If Silicon Valley builds it, will educators come?
Developers are getting mountains of cash to create digital tools for the classroom and teachers are eager to incorporate technology into their lesson plans. But school districts only have so much money to spend and teachers only have so much time to discover and learn how to use new software, raising questions about whether an ed-tech bubble is forming.
In 2013, venture investment in K-12 education technology jumped 6 percent to $452 million, according to statistics from the New School Venture Fund. Google's products are especially popular with teachers, which would explain why the company on Tuesday launched Google Classroom, which ties together Docs, Drive and Gmail into one student-friendly package.
Developers might be flush, but only 54 percent of teachers think the most popular ed-tech tools are effective, according to a survey of 3,100 educators released in April by the Bill and Melinda Gates Foundation. Teachers were able to recognize less than half (47 percent) of the 964 educational programs mentioned in the survey.
"How many of those companies actually have teachers helping them design the software and hardware they are creating?" Michael Berman, vice president of technology and communication at California State University Channel Islands, asked NBC News. "They will create something and sell it to school administrators without an idea of how it will work in the classroom."
How a wired classroom should look
Teachers might use only a fraction of the tools launched by Silicon Valley, but some are using them very effectively.
There are no computer labs at Philadelphia Science Academy. Instead, high school kids carry Dell Chromebooks around with them and even have their own school email addresses.
It’s all part of the school’s strategy to make technology “ubiquitous, necessary and invisible” in the classroom.
“It shouldn’t be, ‘Ooh, we are doing a technology project now,'” Chris Lehmann, principal of the Philadelphia Science Academy, told NBC News.
“Technology shouldn’t be something special,” he said. “It should be a deeply embedded, essential part of the way we learn today, which is how we treat technology in every other aspect of our lives.”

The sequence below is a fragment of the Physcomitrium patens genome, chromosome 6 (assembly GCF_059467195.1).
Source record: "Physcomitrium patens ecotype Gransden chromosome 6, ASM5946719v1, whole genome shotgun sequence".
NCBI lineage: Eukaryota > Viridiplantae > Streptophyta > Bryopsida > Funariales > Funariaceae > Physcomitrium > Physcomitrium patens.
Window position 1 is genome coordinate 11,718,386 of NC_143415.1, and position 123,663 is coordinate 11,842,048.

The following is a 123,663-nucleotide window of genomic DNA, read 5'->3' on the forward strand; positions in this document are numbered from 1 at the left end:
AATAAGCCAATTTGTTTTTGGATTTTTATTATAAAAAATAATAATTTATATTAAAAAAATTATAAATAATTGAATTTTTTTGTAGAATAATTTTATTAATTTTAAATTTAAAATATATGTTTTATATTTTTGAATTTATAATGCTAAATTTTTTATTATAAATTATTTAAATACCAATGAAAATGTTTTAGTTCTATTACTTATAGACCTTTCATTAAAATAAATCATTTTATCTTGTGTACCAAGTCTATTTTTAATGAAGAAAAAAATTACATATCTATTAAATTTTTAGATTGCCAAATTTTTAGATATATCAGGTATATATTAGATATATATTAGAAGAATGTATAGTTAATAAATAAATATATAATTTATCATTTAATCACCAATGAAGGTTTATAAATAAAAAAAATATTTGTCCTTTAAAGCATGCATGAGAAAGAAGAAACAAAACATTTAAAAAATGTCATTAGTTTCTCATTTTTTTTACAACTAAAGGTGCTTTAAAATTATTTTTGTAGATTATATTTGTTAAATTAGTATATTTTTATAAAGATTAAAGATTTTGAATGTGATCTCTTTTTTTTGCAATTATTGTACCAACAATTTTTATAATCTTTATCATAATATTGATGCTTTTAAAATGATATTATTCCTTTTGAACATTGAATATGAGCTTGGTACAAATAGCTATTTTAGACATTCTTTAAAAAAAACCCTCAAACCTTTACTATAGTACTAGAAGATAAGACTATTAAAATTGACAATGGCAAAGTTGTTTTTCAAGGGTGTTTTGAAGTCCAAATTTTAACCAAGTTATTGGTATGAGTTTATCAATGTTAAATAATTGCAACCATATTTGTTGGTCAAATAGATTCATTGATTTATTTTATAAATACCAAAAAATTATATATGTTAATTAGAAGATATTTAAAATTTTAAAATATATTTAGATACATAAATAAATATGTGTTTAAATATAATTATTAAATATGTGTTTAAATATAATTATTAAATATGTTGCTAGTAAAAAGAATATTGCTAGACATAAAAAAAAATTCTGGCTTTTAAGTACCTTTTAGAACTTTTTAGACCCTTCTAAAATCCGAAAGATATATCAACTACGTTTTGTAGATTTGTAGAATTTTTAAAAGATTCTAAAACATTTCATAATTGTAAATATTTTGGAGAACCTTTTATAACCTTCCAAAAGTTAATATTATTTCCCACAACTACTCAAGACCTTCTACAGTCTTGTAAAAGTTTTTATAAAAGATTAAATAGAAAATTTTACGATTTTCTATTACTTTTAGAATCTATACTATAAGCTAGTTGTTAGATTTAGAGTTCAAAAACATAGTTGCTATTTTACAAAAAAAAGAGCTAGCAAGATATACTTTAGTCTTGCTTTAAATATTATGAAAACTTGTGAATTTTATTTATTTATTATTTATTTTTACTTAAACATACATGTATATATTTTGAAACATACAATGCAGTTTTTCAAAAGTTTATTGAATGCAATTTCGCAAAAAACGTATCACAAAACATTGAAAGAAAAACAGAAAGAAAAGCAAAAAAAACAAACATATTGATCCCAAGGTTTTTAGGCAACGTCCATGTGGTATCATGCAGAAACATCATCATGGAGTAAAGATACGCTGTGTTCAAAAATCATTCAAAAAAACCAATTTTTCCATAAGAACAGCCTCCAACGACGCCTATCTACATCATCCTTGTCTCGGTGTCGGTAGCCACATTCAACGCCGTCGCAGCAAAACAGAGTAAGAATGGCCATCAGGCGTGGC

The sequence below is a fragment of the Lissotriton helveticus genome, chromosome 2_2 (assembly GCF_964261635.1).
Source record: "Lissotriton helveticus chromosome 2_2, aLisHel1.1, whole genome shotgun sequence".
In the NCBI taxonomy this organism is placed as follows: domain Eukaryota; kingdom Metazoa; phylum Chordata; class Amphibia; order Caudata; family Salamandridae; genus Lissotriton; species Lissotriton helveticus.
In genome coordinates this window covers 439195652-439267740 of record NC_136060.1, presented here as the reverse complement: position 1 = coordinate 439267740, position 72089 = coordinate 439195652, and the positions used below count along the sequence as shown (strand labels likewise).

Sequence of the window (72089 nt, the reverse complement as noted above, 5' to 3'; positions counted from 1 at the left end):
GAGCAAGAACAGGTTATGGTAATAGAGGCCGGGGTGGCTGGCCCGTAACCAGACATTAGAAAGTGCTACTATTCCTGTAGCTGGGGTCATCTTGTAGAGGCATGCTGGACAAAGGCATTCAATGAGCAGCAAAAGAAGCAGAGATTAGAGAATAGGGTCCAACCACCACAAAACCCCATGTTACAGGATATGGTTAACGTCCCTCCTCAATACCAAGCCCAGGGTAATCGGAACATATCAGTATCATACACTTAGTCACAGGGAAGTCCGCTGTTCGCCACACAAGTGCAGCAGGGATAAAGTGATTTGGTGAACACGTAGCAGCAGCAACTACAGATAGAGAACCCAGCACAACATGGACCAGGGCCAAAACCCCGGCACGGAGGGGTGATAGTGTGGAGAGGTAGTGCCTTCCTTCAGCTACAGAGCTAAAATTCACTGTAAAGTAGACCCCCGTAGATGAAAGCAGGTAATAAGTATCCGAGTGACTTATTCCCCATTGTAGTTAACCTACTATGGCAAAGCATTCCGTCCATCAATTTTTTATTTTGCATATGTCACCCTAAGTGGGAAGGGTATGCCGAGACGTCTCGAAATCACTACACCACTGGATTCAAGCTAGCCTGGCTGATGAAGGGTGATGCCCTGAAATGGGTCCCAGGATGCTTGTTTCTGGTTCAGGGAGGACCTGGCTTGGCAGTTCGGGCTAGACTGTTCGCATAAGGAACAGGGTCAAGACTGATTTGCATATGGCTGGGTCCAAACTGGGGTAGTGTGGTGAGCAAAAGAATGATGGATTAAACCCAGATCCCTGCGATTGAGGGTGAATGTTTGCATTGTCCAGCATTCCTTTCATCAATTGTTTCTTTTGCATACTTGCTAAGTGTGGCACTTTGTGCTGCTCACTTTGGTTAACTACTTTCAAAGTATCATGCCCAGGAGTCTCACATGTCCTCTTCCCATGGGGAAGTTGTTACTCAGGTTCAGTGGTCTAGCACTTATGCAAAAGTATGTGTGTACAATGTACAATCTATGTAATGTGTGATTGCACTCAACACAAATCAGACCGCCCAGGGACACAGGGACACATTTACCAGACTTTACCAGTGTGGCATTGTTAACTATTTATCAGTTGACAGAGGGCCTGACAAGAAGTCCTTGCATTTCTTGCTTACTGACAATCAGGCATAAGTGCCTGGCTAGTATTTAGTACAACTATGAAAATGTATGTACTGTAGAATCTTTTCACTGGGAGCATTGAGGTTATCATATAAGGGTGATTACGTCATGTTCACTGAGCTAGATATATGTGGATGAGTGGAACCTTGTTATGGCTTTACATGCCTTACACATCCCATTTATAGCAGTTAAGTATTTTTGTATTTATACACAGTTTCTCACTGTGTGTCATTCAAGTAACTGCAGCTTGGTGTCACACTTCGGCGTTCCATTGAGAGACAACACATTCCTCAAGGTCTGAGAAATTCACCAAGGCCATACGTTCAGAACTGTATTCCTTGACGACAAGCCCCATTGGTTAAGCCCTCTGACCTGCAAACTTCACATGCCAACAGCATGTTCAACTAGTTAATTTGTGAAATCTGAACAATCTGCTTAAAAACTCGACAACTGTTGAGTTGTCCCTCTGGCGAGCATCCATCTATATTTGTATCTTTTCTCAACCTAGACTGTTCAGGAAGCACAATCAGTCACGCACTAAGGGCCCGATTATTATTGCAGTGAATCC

His kids use Google’s suite of free, cloud-based apps to turn in work. So do the students in Katharine Giertych’s high school English class, at Antioch Community High School in Antioch, Illinois, where turning in essays is a thing of the past — at least ones printed on paper.
Instead, the kids simply upload them to Google Drive, eliminating that bane of teachers everywhere: piles of papers to grade. (An app called RemindMe lets students know, yes, that essay on Shakespeare is due tomorrow).
“I found that grading online is actually a lot easier for me,” Giertych told NBC News. “I can be a little clearer in my comments because I don’t have to fit them into one-inch margins.”
Marielle Sallo, assistant principal of curriculum and math teacher at San Gabriel Mission High School, in San Gabriel, California, uses Google’s software as well, plus other apps like Notability, a note-taking app, and Splice, for video-editing.
Few teachers would disagree that students need a firm grasp of technology to succeed later in life. They also love software that makes their job easier.
But for both public and private schools, money is a problem. Many public schools already have to fight for funding. Teachers are sometimes forced to spend part of their own salaries on basic supplies, which does not leave lots of extra cash for new apps.
When it comes to what programs schools adopt, Giertych said, a district's "finances is one of the biggest deciding factors," probably a big reason why Google Apps were mentioned by every teacher interviewed for this story.
"That is just the reality when you’re working in education," she said. "We tend to use the technology that is free."
Software and hardware are not the only things that cost money. Sallo told NBC News that her school would not have been so tech-savvy had it not received teacher training from a pilot program run by the Archdiocese of Los Angeles — one that is slated to end this year.
Those obstacles could leave a lot of ed-tech companies on the outside looking in.
“The whole model of venture capitalism is that most of the stuff that they make doesn’t work,” Justin Reich, a Harvard education researcher, told NBC News. “There are a million Friendsters for every Facebook.”
For the general consumer, downloading and discarding a new app is no big deal, but “schools have a special social responsibility, and that effects how much experimentation they are willing to tolerate,” he said.
Teachers concentrate only on a few popular programs, usually discovered through word-of-mouth, the Gates Foundation survey found.
"It's a little hard when you have new things introduced all of the time, because it's a little overwhelming," Giertych said. "You want to use everything, but you already have things that are working well, so it's hard to find that balance."
Educators want new technology, with many aspiring to become "one-to-one" schools, where every student is given a laptop or tablet. But without cheaper, more relevant software, training and guidance through the crowded marketplace, many teachers and students could get left behind.